This new series, co-created by Charlie Day (“It’s Always Sunny in Philadelphia”) focuses on four senior citizens played by Martin Mull, Leslie Jordan, David Alan Grier, and Vicki Lawrence who all live in the same retirement community. During the panel, there were a lot of comparisons between this show and “The Golden Girls,” both by panelists and by critics. I’ve seen the pilot and aside from the four leads being seniors and the show being a sitcom, there really aren’t that many similarities, so it’s a pretty lazy comparison.
The best quote from the panel came from Vicki Lawrence. When asked about if seniors are able to stay, um, intimate, she answered, “I play a lot of these retirement homes and they are busy out there ... smoking the weed and (playing) around. In retirement, there’s no way you’re going to get knocked up.”
Season one outlook: The panel for “The Cool Kids” was great. All four of the leads are funny, especially Leslie Jordan who will likely be a viewer favorite. I’m also a big proponent of giving older actors a vehicle in which they can shine. Hollywood is not good at providing actors over 50 many opportunities (unlike the BBC, but that’s another story), so “The Cool Kids” is refreshing to see. That said, the audience for this series is going to be quite niche. I’m uncertain if it’ll find a large enough viewership to be given a second season.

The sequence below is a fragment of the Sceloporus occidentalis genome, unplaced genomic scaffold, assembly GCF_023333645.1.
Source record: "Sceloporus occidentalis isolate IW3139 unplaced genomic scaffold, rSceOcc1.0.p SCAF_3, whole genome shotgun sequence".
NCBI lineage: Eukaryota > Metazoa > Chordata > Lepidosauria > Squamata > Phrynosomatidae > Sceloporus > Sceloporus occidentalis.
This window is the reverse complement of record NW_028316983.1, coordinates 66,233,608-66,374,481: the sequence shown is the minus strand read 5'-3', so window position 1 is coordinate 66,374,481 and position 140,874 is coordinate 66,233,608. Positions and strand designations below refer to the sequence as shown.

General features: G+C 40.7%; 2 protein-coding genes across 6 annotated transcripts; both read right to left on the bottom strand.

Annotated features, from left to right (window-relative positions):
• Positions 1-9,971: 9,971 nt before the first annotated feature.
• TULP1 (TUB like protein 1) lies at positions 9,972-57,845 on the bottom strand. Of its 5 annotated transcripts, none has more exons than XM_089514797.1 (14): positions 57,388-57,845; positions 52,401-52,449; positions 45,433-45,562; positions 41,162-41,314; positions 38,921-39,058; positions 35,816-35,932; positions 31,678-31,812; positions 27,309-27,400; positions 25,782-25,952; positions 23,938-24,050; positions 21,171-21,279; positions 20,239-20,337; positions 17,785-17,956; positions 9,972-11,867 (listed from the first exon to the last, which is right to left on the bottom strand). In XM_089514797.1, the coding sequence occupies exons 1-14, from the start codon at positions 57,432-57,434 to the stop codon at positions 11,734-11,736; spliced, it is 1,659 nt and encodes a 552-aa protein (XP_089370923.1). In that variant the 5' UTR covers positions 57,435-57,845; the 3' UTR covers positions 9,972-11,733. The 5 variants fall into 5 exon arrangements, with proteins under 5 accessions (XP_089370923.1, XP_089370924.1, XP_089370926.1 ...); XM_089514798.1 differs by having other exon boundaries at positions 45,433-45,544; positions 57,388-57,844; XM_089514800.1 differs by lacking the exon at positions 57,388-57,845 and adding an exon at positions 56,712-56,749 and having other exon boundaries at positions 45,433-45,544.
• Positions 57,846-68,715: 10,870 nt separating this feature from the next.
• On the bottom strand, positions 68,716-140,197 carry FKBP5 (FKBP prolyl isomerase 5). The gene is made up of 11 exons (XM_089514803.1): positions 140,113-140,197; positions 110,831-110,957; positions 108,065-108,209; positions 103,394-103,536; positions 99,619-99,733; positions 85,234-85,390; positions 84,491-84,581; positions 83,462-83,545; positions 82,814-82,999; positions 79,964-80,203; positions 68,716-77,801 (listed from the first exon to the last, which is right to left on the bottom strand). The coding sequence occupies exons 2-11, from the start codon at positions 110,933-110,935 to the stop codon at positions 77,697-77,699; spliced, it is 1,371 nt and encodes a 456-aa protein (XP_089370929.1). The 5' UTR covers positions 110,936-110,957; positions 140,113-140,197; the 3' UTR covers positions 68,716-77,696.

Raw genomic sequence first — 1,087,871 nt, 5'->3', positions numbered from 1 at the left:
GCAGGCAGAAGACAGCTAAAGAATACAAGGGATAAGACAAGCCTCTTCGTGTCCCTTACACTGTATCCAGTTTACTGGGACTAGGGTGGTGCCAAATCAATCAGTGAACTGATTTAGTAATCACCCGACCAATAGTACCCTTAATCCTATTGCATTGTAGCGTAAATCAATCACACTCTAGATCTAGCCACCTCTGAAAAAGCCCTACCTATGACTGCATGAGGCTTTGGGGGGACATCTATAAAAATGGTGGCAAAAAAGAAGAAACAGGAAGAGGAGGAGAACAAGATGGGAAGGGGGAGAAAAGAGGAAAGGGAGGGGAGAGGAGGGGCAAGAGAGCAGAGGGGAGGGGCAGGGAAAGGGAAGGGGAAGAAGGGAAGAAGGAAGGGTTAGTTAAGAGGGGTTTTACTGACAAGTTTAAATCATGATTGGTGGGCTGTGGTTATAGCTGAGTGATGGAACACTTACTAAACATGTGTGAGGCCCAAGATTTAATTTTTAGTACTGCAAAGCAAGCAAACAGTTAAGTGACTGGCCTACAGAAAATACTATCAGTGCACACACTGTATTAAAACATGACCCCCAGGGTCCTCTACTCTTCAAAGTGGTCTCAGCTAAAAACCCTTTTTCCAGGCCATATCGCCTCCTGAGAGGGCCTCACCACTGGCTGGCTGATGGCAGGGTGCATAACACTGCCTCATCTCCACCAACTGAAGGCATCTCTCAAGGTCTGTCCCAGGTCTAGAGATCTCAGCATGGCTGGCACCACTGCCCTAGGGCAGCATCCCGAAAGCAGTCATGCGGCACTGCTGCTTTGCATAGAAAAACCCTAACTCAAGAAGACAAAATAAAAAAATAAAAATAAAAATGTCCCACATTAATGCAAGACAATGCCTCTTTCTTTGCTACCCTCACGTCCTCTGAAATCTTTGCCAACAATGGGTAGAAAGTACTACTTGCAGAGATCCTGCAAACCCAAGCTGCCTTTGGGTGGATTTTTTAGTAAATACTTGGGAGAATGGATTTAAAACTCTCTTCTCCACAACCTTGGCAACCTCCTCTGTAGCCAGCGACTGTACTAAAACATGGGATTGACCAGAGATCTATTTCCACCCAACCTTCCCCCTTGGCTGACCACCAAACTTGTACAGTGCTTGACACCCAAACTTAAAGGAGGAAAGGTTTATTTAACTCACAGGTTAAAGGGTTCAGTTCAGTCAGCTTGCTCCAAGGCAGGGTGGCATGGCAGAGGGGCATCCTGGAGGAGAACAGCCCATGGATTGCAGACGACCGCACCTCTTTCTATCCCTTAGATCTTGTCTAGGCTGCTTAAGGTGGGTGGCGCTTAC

“The Masked Singer”
“The Masked Singer” was just announced this morning. This celebrity singing competition series premieres in January and features celebrities facing off against each other. The twist is, the singers are completely unknown because they’re wearing an elaborate costume. The series is hosted by Nick Cannon, with Nicole Scherzinger, Jenny McCarthy, Ken Jeong, and Robin Thicke serving as panelists who try to guess who the celebrities are behind the mask.